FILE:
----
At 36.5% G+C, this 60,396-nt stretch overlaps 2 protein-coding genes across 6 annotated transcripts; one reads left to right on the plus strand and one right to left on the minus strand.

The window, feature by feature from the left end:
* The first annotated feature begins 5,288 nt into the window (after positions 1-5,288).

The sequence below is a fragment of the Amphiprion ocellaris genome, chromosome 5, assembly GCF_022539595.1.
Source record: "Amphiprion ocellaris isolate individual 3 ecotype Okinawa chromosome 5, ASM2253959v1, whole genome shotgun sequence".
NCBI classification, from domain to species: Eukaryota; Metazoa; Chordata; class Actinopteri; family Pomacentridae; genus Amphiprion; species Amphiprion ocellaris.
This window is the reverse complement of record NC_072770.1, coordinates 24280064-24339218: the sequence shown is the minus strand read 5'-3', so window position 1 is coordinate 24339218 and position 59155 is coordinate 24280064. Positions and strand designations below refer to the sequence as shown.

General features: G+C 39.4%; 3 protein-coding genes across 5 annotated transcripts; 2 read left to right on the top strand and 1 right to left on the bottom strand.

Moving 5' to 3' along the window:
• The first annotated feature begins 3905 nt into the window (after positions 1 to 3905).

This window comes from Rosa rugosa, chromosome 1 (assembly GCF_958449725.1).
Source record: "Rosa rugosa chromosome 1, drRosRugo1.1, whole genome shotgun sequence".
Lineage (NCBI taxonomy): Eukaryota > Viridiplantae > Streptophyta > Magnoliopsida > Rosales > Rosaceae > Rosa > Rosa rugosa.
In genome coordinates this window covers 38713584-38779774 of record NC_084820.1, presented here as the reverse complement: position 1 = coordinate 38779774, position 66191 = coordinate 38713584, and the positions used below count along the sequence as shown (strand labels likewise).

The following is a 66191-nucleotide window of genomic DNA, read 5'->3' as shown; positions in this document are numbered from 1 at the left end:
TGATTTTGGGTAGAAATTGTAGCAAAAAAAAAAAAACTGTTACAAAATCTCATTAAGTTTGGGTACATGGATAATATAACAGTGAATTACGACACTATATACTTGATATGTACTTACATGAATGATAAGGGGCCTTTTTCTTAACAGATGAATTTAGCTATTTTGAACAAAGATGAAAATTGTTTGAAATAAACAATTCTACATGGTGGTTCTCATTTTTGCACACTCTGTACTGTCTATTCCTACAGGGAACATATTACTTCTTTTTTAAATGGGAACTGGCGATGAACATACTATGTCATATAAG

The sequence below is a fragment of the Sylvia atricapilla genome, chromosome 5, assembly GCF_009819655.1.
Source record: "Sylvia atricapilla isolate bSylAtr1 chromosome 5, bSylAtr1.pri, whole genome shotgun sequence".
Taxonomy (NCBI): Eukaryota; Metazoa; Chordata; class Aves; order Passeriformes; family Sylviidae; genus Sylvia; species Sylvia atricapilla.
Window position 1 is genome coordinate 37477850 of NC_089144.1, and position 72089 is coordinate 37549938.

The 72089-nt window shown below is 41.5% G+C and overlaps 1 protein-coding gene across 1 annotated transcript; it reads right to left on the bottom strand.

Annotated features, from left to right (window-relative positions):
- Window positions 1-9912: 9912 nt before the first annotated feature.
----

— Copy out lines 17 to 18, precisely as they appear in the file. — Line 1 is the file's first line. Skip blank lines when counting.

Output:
The sequence below is a fragment of the Sylvia atricapilla genome, chromosome 5, assembly GCF_009819655.1.
Source record: "Sylvia atricapilla isolate bSylAtr1 chromosome 5, bSylAtr1.pri, whole genome shotgun sequence".